Council, commissioners disagree on library district

The Main branch of the Boulder Public Library on Arapahoe.

Thursday, April 7, 2022 (Updated Saturday, April 9)

A version of this article ran in the April 7 edition of Boulder Weekly. This piece has been updated to reflect additional action from the Boulder County commissioners.

After four years of campaigning and haggling over little details, it seemed as if the library district was headed for formation. Tuesday night, Boulder City Council voted 6-3 to form a district on paper, setting conditions that they felt would be amenable to Boulder County’s three commissioners, who also need to sign off on a district.

Thursday brought a surprise: Commissioners did not pass the resolution, leaving less than a month to try and reach agreement with city council.

The sticking point was how much money a newly formed district — its own government entity, similar to RTD or Boulder Valley School District — would be allowed to ask voters for, via a property tax. Council agreed to a cap of 3.8 mills, roughly $20 million, recommended by an advisory panel.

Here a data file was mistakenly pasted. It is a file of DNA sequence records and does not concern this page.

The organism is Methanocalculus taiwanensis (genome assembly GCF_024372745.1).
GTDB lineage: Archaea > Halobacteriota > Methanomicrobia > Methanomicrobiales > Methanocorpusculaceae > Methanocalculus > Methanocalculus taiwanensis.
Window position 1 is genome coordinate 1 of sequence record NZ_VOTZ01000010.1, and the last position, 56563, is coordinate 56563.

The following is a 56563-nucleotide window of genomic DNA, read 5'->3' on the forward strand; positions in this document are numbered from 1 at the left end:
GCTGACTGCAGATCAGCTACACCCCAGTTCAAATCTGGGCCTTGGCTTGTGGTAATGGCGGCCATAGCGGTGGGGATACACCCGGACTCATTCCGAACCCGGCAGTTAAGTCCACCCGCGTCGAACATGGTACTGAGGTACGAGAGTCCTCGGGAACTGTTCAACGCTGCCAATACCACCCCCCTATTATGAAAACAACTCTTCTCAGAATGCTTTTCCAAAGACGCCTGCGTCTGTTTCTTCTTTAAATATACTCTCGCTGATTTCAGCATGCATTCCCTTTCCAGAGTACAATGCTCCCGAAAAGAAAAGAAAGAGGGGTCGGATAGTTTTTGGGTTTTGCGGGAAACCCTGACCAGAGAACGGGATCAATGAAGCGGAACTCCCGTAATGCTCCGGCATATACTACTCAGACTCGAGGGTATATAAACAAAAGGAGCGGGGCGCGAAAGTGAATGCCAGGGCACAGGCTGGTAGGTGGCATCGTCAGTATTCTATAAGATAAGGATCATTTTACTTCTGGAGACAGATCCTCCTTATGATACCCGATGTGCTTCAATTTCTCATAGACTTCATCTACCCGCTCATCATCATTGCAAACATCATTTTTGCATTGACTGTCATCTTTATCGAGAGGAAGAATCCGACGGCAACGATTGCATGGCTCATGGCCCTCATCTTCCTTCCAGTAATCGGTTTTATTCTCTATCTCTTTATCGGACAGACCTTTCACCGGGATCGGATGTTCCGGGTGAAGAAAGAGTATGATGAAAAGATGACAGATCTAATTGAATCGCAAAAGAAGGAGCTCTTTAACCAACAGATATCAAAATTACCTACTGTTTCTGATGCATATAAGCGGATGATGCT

Commissioners wanted less — much less. Claire Levy, expressing concern about the impacts to residents “already living on the edge,” suggested 1 mill, or roughly $5.5 million, with the city kicking in the rest.

The library’s current budget is just over $9 million, with another estimated $3.6 million in administrative costs. Nearly all of that comes from Boulder’s general fund, fueled by sales tax. Library leaders believe it will cost the city more than $16 million to run the library in 2023, a figure that assumes full restoration of services and staff cut during the pandemic, plus an operating budget for the to-be-completed North Boulder branch, and money to catch up on a maintenance backlog.

Proponents of the district noted how it could free up city spending for other purposes. Around $10 million would be available for reallocation.